COVID Temperature Checks Are Useless If You're This Age, Research Says
This standard health check isn't as reliable for everyone as you might have thought, research shows.
Amid the coronavirus pandemic, it's become more common than ever to have a no-contact thermometer held up to your forehead before entering a store or heading into your office. Temperature checks have become a default way to evaluate individuals for COVID-19; they're even advised in the guidelines from the Centers for Disease Control and Prevention (CDC) as a reliable method for employee screenings. The CDC notes that anyone with a fever equal to or higher than 100.4 degrees Fahrenheit should not be allowed to work or enter a facility. Of course, a fever has long been the tell-tale sign of any infection, and it's been reported that 72 percent of coronavirus patients have a fever. But now, new research is claiming that temperature checks are largely ineffective for 18 to 25 year olds.
A recent paper published in the journal Travel Medicine and Infectious Disease found that temperature checks are not particularly reliable, especially among a younger demographic. The researchers evaluated 84 men in military basic training at the Swiss Armed Forces with a median age of 21 years old, each of whom had been diagnosed with COVID-19. The researchers measured their body temperatures twice a day for two weeks starting on the day that each patient was initially diagnosed.
What they found was that while their fevers were initially high, their body temperatures quickly returned to normal. After five days, not one of the patients had a fever. Further, 83 percent of the patients evaluated never even developed a fever and, with one exception, none of them suffered from a fever for longer than three days.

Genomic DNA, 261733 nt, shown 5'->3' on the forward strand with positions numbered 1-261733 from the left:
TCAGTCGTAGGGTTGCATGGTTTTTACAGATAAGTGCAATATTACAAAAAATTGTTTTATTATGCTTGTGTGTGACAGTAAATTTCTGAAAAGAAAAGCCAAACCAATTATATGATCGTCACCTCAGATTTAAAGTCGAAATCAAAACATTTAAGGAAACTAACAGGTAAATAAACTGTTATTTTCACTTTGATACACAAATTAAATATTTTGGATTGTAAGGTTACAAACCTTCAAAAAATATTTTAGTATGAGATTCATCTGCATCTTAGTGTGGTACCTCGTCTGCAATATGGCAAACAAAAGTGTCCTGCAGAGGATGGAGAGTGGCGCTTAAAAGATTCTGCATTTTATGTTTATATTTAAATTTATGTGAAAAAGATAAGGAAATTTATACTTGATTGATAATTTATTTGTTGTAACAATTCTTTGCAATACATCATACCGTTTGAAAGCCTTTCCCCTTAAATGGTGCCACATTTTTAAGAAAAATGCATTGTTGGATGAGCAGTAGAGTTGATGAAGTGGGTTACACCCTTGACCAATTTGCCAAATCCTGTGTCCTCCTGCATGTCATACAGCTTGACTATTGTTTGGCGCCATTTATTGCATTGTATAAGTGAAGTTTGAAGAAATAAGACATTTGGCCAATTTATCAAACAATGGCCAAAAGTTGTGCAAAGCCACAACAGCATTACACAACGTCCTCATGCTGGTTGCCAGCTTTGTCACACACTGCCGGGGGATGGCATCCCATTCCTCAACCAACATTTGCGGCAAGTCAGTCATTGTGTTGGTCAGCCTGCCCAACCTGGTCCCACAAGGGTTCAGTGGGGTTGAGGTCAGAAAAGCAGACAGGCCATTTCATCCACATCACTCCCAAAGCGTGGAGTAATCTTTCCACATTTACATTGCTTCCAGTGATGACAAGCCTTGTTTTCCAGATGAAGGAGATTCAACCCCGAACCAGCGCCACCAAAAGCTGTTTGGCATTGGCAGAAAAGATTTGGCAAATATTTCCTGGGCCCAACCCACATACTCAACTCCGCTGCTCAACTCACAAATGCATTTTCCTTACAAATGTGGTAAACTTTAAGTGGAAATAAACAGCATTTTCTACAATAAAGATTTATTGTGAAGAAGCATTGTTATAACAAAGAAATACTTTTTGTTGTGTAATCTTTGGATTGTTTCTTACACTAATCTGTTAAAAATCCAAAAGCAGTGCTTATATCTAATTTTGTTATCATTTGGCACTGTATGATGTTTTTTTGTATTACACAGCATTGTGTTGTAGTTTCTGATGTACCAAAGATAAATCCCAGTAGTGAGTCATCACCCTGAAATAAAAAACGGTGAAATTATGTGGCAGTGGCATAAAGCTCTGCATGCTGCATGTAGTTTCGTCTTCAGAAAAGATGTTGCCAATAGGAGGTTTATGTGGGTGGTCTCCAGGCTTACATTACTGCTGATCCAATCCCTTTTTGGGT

The researchers point out that those with the coronavirus are known to be contagious for "up to 10 days post-infection," which means that these individuals with COVID-19 can still spread the contagion even though their body temperature is normal.
"Screening for fever is not sensitive enough to detect the vast majority of COVID-19 cases in the age group between 18-25 years," the researchers concluded. "Even a low-temperature cut-off value of 37.1°C [98.8 degrees Fahrenheit] will miss more than a third of symptomatic cases of COVID-19 on the day of diagnosis and will cause a large number of false-positives."
Beginning in June, coronavirus began to strike a younger demographic, with nearly half of new coronavirus cases in some states spread by people between the ages of 18 and 35. As a result, which symptoms were considered "common" started changing, too. And that includes fewer and fewer having a fever. "Younger people often do come in now—somewhat to our surprise—without fever," William Schaffner, MD, an infectious disease professor at Vanderbilt University, told WGN9 in July.
All of this means that if young people with COVID-19 were given temperature checks outside of a store, their office, or a travel border, they wouldn't raise any red flags, even though they could still have the virus and infect others.
The researchers particularly want those handling border control measures to be aware of the ineffectiveness of temperature checks, and recommend they switch gears. "We advocate the evaluation of, novel non-invasive screening approaches, such as testing saliva samples for SARS-CoV-2 with rapid follow-up on positives," the researchers note. "This may prove to be a fast and more sensitive alternative to body temperature screening at borders." And for more on COVID safety measures that aren't working, check out Only These 6 States Can Currently Contain COVID, New Research Shows.